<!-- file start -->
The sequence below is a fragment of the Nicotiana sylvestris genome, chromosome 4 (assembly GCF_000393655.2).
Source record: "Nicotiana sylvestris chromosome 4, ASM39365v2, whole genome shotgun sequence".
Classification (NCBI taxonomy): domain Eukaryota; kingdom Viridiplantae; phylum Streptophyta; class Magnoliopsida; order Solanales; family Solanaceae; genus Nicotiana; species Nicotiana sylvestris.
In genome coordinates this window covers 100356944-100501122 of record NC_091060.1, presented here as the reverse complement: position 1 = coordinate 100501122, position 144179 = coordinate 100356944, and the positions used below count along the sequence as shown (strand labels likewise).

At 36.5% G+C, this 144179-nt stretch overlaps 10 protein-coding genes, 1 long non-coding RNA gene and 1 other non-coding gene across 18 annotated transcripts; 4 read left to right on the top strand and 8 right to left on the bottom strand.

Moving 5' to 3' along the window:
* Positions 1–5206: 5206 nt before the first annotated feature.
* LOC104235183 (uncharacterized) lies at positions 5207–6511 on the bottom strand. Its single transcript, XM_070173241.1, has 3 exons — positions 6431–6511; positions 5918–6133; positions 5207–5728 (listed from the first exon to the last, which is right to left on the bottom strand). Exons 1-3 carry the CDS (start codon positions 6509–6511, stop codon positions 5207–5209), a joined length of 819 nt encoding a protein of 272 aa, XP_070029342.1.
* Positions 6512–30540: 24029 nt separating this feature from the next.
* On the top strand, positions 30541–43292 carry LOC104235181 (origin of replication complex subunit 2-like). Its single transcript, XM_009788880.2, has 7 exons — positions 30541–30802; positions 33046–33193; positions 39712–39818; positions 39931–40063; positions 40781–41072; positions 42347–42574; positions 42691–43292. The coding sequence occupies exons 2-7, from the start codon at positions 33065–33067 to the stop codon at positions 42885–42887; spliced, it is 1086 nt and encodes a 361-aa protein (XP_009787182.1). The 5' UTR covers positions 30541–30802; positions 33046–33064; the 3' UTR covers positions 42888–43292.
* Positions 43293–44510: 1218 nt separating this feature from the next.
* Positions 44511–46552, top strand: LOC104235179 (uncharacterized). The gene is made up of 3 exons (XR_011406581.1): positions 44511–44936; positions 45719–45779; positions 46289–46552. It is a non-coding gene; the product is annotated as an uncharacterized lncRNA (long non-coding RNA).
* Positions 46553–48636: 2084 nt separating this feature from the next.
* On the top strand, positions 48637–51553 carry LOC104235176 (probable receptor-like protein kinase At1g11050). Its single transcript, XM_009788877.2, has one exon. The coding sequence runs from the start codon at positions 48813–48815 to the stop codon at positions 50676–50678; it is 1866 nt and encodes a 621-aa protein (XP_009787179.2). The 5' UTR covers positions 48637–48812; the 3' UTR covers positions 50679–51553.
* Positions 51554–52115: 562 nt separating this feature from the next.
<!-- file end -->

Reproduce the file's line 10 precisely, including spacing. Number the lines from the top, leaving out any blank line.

* On the top strand, positions 30541–43292 carry LOC104235181 (origin of replication complex subunit 2-like). Its single transcript, XM_009788880.2, has 7 exons — positions 30541–30802; positions 33046–33193; positions 39712–39818; positions 39931–40063; positions 40781–41072; positions 42347–42574; positions 42691–43292. The coding sequence occupies exons 2-7, from the start codon at positions 33065–33067 to the stop codon at positions 42885–42887; spliced, it is 1086 nt and encodes a 361-aa protein (XP_009787182.1). The 5' UTR covers positions 30541–30802; positions 33046–33064; the 3' UTR covers positions 42888–43292.